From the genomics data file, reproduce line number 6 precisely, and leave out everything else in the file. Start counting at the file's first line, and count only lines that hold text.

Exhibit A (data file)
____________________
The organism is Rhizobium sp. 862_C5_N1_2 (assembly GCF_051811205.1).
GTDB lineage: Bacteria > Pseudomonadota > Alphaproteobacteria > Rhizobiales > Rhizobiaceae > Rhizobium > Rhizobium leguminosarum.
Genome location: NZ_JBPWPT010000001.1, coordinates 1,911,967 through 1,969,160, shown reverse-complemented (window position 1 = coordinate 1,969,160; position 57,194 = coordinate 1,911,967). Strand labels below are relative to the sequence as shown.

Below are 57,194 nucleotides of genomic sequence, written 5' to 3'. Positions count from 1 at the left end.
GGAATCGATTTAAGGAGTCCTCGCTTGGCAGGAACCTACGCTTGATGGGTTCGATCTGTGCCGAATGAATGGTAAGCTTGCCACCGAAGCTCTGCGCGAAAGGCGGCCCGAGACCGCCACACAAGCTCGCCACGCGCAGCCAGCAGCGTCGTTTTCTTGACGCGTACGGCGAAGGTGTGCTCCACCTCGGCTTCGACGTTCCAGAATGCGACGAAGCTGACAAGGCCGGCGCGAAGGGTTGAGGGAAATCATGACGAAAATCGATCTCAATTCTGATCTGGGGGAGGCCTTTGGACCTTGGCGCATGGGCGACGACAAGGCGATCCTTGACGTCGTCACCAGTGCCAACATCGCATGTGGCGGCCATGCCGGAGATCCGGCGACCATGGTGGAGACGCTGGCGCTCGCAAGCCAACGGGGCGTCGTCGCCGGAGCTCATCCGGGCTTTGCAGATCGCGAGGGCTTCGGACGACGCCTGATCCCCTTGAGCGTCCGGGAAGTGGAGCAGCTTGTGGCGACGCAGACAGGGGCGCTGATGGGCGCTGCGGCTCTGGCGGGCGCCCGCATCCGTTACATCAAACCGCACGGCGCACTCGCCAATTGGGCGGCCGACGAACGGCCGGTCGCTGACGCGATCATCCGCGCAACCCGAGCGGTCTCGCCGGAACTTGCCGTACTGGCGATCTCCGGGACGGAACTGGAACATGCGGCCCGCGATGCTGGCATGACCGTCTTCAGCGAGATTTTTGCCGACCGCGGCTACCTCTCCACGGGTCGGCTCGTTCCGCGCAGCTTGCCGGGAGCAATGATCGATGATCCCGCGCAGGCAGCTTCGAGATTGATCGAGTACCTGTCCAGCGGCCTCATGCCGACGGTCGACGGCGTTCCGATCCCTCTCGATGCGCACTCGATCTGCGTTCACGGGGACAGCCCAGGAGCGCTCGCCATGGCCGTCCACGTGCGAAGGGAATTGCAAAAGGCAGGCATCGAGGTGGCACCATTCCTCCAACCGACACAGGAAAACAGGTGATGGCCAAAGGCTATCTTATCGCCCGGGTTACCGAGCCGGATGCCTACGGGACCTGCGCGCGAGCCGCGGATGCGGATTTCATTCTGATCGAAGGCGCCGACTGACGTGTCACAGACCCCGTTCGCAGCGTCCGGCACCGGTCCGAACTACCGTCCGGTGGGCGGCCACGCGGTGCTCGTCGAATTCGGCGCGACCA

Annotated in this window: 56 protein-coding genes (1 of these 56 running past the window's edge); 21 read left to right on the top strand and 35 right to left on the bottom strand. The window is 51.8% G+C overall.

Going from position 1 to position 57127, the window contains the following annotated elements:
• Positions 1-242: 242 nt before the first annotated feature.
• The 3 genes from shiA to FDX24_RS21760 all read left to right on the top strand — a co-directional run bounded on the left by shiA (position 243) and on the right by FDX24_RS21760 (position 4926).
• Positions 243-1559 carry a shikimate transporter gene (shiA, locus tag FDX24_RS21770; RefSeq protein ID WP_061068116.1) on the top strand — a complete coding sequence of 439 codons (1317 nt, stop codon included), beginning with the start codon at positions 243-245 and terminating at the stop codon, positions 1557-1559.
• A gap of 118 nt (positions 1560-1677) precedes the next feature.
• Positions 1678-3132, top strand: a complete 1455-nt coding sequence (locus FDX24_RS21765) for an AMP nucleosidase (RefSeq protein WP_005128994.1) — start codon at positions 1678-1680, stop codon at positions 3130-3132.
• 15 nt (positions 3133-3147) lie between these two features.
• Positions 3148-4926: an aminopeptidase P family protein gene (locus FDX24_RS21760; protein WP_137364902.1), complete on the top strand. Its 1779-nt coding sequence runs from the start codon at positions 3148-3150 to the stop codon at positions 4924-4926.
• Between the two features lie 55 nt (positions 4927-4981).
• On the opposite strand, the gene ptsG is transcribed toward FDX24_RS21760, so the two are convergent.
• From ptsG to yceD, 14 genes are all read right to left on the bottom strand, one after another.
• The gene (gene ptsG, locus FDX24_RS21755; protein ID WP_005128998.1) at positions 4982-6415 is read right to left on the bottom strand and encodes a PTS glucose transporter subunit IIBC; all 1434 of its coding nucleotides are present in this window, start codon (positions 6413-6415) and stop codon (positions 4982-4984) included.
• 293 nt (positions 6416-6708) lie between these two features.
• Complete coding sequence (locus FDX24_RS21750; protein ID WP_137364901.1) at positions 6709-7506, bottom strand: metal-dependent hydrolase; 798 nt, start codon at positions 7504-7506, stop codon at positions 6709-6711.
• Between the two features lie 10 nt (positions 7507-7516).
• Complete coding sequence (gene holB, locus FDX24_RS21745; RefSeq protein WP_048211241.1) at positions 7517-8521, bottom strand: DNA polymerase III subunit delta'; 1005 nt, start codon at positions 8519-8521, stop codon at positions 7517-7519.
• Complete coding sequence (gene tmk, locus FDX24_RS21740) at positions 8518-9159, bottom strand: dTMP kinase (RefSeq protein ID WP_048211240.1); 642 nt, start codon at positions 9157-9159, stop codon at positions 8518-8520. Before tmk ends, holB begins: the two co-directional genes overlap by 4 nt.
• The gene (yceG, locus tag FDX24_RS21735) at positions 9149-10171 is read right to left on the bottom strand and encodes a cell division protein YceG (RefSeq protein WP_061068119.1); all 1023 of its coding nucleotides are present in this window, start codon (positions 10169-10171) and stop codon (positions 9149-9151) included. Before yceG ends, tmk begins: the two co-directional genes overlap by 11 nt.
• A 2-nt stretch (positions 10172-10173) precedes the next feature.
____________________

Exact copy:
Annotated in this window: 56 protein-coding genes (1 of these 56 running past the window's edge); 21 read left to right on the top strand and 35 right to left on the bottom strand. The window is 51.8% G+C overall.